Первый год нового правительства: немецкая экономика теряет терпение
The paper is the second part of a two-part critical essay on the discursive methods used by the great German sociologist Max Weber in his classic study on relationship between economy and religion The Protestant Ethic and the Spirit of Capitalism (1904–1905). As is well known, the only pieces of empirical evidence that Weber used to verify his Thesis were estimates of the differences in school enrollment between pupils from Protestant and Catholic families in the German state of Baden at the end of the nineteenth century, as provided by M. Offenbacher. These estimates implied that Protestants tended to choose “market” education, while Catholics chose “non-market” types of education. However, this conclusion is based on Offenbacher’s arithmetic error, such that, after its correction, all differences in educational preferences between the two groups (and hence differences in their work ethics) simply disappear. Analysis also suggests that the “Protestant ethics,” as it was interpreted by Weber, is a deeply dualistic concept; de facto, he attributed (for unclear reasons) one type of ethic to workers and an entirely different one to entrepreneurs. The Protestant Ethics discusses in detail the life and ideas of B. Franklin, who was, for Weber, an archetypical bearer of “the spirit of capitalism.” But this is a fundamental misinterpretation, as all of Franklin’s biographers argue. A more serious problem is that the Weberian analytical scheme contradicts the available historical statistics: it implies that, due to the proliferation of “the spirit of capitalism” in England, the pace of capital accumulation in the country in the seventeenth to eighteenth centuries should be very high, while in reality, it was much lower than in other Western European countries. Finally, various attempts to test Weber’s Thesis with the help of modern econometric techniques have mostly failed. The author concludes that Weber’s exegetics of religious texts are entirely or at least partially incorrect, that his claim about the significantly higher economic achievements of Protestants as compared with Catholics is not confirmed empirically, that his concept of “the spirit of capitalism” suffers from unavoidable internal contradictions, that his portrait of B. Franklin has almost nothing in common with the actual man, that his attempt to explain the quick accumulation of capital in England in the seventeenth to eighteenth centuries deals with non-economic phenomena, and that the results of current empirical studies are mostly unfavorable for Weber’s Thesis. However, the Weberian idea about the origin of “the spirit of capitalism” from “the Protestant ethics” has so strong a hypnotic power over human minds that their phantoms will, for a long time yet, excite the imagination of academic researchers and permeate mass media.
The main idea of the article written in the genre of the philosophical satire is the search for an answer to the question of the possibility of theories in an age of a triumph of empiricism and positivism. Reflecting on the problems of education in the modern world, the author refers to the recently published book of Richard Pohl «Plato as a teacher. Plato’s Renaissance and Antimodernism in Germany (1890–1933)». The book tells how, while solving the tasks of a nation building and the transformation of Germany into the intellectual and cultural center of all mankind, the state educational machine of the German Empire used Plato and his doctrine of «eternal forms» for the needs of education. In addition, the book analyzes a very noteworthy phenomenon of «German neo-Platonism», which arose in the late XIX – early XX century and represented by a variety of schools – from the neo-Kantians to the circle of Stefan Gheorghe, each of which had its own concept of Plato. The author notes that Plato’s philosophy is also actualized in the modern times. But does this mean that Plato can become a «staple» for culture and a symbol of education in the current conditions? And is it possible today to restore the authentic image of Plato, or does each era re-imagines the philosopher in its own way?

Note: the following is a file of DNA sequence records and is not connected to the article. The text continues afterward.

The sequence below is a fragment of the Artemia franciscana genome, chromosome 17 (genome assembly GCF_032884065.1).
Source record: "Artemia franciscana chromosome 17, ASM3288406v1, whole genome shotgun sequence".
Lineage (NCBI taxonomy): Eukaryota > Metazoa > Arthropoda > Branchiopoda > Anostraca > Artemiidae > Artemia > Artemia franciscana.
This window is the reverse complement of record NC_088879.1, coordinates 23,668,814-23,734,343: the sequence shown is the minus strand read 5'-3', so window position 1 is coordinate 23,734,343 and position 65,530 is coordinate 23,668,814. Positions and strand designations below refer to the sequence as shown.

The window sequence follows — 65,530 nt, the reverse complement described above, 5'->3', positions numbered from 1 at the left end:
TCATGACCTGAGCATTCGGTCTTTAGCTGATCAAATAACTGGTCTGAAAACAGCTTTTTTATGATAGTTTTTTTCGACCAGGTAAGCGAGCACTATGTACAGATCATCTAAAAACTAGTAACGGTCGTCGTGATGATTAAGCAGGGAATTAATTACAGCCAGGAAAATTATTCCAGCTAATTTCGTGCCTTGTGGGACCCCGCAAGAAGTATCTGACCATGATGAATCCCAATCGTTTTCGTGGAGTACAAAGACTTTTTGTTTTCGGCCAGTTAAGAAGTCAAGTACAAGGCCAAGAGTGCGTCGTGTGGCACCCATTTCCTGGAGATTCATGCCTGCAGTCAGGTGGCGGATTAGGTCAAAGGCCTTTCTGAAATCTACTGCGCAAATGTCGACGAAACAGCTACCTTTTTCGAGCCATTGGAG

The European Union’s development vector will largely depend on Germany, the engine of the European economy and integration. Europe in general and Germany in particular are at a crossroads. Strained relations with the United States, the migration crisis, the rise of populism, climate change, and China’s economic boom push relations with Russia into the background. How do young Germans see the future of Europe and their own country? To answer this question, it is essential to take a look at the entire spectrum of political trends in Germany and to analyze which of them evoke the greatest response from the younger generation.
Collected artictes contain papers of master students from Saint-Petersburg State University of Economics, Ural State Economic University, Ryazan State Radio Engineering University, Saint-Petersburg State University, Novgorod State University named after Yaroslav the Wise, the Cracow University of Economics (Poland), Bulent Ecevit University (Turkish Republic) and other universities on current problems and prospects of development of the Russian Federation and cooperation with other countries in the current socio-economic conditions. Materials of interuniversity conference has an interest for researchers, graduate students, undergraduates and students as well as professionals in the field of economics, finance, management, marketing, commerce, quality and logistics, tourism, sociology, public municipal management, linguistics and law.
The article considers economic cooperation of Russian and German regions. Some examples of such cooperation are analyzed and a number of reasons impeding its development is stated. Based on the analysis, the author marks out the fields of cooperation, which should be accentuated in further development.